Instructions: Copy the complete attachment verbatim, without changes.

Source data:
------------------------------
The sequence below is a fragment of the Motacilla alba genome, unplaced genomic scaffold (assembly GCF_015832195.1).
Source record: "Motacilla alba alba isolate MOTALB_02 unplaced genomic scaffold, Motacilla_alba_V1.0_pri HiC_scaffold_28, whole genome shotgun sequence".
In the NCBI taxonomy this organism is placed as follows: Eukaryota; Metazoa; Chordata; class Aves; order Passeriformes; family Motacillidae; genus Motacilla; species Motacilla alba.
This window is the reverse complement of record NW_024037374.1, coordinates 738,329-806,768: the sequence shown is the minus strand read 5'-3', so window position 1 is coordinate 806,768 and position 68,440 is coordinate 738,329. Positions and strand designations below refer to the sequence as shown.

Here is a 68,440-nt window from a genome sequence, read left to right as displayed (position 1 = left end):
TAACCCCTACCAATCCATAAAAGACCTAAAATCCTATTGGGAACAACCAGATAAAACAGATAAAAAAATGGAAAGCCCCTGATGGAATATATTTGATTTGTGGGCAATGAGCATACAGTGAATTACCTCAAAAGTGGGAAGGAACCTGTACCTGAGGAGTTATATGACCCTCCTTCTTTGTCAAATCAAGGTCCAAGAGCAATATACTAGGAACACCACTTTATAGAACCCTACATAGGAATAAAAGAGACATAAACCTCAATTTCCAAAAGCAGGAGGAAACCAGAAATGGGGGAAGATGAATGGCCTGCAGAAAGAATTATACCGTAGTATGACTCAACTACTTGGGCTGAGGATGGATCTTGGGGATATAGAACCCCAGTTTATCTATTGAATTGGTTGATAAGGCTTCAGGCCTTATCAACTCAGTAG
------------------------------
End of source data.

The sequence below is a fragment of the Motacilla alba genome, unplaced genomic scaffold (assembly GCF_015832195.1).
Source record: "Motacilla alba alba isolate MOTALB_02 unplaced genomic scaffold, Motacilla_alba_V1.0_pri HiC_scaffold_28, whole genome shotgun sequence".
In the NCBI taxonomy this organism is placed as follows: Eukaryota; Metazoa; Chordata; class Aves; order Passeriformes; family Motacillidae; genus Motacilla; species Motacilla alba.
This window is the reverse complement of record NW_024037374.1, coordinates 738,329-806,768: the sequence shown is the minus strand read 5'-3', so window position 1 is coordinate 806,768 and position 68,440 is coordinate 738,329. Positions and strand designations below refer to the sequence as shown.

Here is a 68,440-nt window from a genome sequence, read left to right as displayed (position 1 = left end):
TAACCCCTACCAATCCATAAAAGACCTAAAATCCTATTGGGAACAACCAGATAAAACAGATAAAAAAATGGAAAGCCCCTGATGGAATATATTTGATTTGTGGGCAATGAGCATACAGTGAATTACCTCAAAAGTGGGAAGGAACCTGTACCTGAGGAGTTATATGACCCTCCTTCTTTGTCAAATCAAGGTCCAAGAGCAATATACTAGGAACACCACTTTATAGAACCCTACATAGGAATAAAAGAGACATAAACCTCAATTTCCAAAAGCAGGAGGAAACCAGAAATGGGGGAAGATGAATGGCCTGCAGAAAGAATTATACCGTAGTATGACTCAACTACTTGGGCTGAGGATGGATCTTGGGGATATAGAACCCCAGTTTATCTATTGAATTGGTTGATAAGGCTTCAGGCCTTATCAACTCAGTAG